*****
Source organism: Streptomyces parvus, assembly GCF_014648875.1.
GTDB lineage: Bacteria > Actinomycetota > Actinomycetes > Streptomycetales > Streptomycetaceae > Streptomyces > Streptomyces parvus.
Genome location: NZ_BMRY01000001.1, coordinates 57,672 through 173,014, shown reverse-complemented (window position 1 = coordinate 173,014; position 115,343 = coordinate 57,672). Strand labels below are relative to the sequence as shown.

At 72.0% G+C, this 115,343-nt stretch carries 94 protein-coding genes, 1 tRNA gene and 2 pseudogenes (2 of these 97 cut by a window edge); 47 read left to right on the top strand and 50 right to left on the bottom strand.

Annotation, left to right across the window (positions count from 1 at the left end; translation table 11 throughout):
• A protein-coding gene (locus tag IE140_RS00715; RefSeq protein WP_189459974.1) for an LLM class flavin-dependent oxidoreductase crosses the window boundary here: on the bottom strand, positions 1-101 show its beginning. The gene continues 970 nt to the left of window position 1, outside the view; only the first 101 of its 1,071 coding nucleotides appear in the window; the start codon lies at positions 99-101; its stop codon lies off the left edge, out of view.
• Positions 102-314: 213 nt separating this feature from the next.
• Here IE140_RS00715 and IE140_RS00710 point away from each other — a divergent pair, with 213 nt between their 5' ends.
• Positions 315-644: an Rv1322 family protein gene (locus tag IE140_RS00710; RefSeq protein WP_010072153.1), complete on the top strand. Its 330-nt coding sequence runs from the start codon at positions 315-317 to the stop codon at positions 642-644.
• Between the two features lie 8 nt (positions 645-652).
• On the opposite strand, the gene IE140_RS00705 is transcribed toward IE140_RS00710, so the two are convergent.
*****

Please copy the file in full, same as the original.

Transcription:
Source organism: Streptomyces parvus, assembly GCF_014648875.1.
GTDB lineage: Bacteria > Actinomycetota > Actinomycetes > Streptomycetales > Streptomycetaceae > Streptomyces > Streptomyces parvus.
Genome location: NZ_BMRY01000001.1, coordinates 57,672 through 173,014, shown reverse-complemented (window position 1 = coordinate 173,014; position 115,343 = coordinate 57,672). Strand labels below are relative to the sequence as shown.

At 72.0% G+C, this 115,343-nt stretch carries 94 protein-coding genes, 1 tRNA gene and 2 pseudogenes (2 of these 97 cut by a window edge); 47 read left to right on the top strand and 50 right to left on the bottom strand.

Annotation, left to right across the window (positions count from 1 at the left end; translation table 11 throughout):
• A protein-coding gene (locus tag IE140_RS00715; RefSeq protein WP_189459974.1) for an LLM class flavin-dependent oxidoreductase crosses the window boundary here: on the bottom strand, positions 1-101 show its beginning. The gene continues 970 nt to the left of window position 1, outside the view; only the first 101 of its 1,071 coding nucleotides appear in the window; the start codon lies at positions 99-101; its stop codon lies off the left edge, out of view.
• Positions 102-314: 213 nt separating this feature from the next.
• Here IE140_RS00715 and IE140_RS00710 point away from each other — a divergent pair, with 213 nt between their 5' ends.
• Positions 315-644: an Rv1322 family protein gene (locus tag IE140_RS00710; RefSeq protein WP_010072153.1), complete on the top strand. Its 330-nt coding sequence runs from the start codon at positions 315-317 to the stop codon at positions 642-644.
• Between the two features lie 8 nt (positions 645-652).
• On the opposite strand, the gene IE140_RS00705 is transcribed toward IE140_RS00710, so the two are convergent.